On a normal day in Ukraine science journalists would be writing articles about everyday science subjects just as they would be anywhere else in Europe or the world. But what happens when your home is invaded, and you find yourself living in a country unwittingly at war? What impact would that have on your work?
Now, science coverage in Ukraine is mostly about science's link to the war. How can science help Ukraine win the war? What information can science journalists and scientists provide the Armed Forces of Ukraine? Topics include territorial defence, volunteers, migrants, refugees, how they can cover the work of businesses, banks, supermarkets, from the standpoint of public interest.
At this online event on 24 May we will hear the experiences of those working in science writing in Ukraine.
Olha Harmatiy is from the Department of Journalism and Mass Communication, Lviv Polytechnic National University, Ukraine. Last year she published a detailed study of science coverage in her country. Following the Russian invasion of Ukraine, she fled with her youngest son to Europe, leaving her husband, mother and elder son in Lviv.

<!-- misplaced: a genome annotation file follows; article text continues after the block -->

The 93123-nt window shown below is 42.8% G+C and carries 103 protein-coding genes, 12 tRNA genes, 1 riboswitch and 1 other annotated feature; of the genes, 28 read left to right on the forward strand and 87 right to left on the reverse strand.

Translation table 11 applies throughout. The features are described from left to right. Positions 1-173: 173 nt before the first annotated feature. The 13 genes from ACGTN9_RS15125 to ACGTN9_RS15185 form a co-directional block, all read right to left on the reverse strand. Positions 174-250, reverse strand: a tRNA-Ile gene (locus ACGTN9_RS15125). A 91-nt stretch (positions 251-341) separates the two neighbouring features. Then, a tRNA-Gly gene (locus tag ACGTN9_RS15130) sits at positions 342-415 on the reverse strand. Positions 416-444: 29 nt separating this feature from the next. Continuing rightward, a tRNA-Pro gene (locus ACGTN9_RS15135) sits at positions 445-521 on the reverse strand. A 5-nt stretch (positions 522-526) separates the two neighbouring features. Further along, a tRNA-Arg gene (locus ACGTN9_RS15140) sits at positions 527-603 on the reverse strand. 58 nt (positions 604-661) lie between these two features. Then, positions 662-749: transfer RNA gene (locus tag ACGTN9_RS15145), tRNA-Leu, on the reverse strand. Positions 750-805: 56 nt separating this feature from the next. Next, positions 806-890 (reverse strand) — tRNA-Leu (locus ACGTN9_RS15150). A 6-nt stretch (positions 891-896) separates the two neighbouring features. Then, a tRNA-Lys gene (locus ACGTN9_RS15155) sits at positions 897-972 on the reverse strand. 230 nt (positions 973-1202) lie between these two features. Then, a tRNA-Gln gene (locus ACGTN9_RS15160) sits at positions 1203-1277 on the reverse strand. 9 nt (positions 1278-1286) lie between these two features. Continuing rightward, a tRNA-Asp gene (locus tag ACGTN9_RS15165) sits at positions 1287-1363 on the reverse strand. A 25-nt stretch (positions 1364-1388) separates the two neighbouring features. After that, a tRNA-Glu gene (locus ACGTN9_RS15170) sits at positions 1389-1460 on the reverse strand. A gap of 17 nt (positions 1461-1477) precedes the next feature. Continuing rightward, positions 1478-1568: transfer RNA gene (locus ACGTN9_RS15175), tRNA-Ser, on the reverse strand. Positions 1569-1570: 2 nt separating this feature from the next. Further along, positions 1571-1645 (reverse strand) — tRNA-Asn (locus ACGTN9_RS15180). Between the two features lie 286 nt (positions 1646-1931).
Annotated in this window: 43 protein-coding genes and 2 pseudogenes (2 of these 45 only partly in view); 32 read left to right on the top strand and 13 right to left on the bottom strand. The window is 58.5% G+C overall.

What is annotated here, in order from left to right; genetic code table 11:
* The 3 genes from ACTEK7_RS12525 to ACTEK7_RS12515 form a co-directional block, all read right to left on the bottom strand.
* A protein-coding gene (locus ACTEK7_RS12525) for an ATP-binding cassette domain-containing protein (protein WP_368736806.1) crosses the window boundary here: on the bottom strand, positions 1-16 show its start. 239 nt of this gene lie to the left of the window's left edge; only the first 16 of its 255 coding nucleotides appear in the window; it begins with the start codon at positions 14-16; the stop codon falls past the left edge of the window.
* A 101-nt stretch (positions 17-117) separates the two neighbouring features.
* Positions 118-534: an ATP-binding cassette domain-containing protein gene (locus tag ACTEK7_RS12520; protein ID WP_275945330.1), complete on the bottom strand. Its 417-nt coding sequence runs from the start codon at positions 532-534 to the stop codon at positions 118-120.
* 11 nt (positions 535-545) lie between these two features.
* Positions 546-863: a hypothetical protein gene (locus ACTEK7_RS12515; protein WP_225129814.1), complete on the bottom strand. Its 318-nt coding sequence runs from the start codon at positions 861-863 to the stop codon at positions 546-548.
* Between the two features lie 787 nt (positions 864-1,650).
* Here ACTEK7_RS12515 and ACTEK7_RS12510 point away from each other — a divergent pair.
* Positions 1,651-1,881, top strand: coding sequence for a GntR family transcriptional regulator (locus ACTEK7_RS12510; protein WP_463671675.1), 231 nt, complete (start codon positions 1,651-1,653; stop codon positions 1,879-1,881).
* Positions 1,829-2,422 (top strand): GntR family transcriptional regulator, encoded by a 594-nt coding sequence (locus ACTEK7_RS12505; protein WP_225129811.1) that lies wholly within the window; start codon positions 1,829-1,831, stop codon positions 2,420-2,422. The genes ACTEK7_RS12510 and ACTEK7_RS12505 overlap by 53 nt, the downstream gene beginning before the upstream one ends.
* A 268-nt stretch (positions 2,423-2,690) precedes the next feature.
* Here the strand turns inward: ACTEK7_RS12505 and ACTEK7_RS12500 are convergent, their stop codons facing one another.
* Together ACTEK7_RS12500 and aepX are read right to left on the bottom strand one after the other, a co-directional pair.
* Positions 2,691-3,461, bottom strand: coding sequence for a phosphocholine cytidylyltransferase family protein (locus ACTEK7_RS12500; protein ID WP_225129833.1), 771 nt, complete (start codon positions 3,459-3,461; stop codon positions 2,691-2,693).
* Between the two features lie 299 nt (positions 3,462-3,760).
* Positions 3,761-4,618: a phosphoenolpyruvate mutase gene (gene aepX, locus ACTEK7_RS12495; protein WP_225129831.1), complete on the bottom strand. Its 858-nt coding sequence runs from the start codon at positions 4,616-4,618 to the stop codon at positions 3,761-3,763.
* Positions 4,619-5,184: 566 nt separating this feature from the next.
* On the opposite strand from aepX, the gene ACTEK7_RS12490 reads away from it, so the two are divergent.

Read Olha's article 'Ukraine at war: what the country's science writers are doing'.
Kyrylo Beskorovayny is a co-founder at Kunsht magazine, the first Ukrainian popular science magazine, which unites science and art. It is platform that includes a website, online-podcasts and a printed magazine aimed to make science engaging for Ukrainians. It covers scientific achievements in the world as well as gives a platform for Ukrainian scientists to speak out. Also, Kyrylo was a presenter of a popular science show at the online radio station "Aristocrats FM", covering such topics as GMO, green and nuclear energy, heart research, drones, Artificial Intelligence, IT education and more. He trains science journalists, organizes educational tours and volunteering initiatives. Kyrylo is a founder of a project "Here and now", which aims at strengthening youth as active citizens in Ukraine. In 2016, Kyrylo received a mandate to become a Youth Delegate from Ukraine to the United Nations, where he was lobbying for education and was collecting best practices from other youth delegates in youth development.
Zoriana Haladzhun is Head of the Department of Journalism and Mass Communication, Lviv Polytechnic National University, Ukraine.
Deadline for registrations: 15:00, Tuesday 24 May.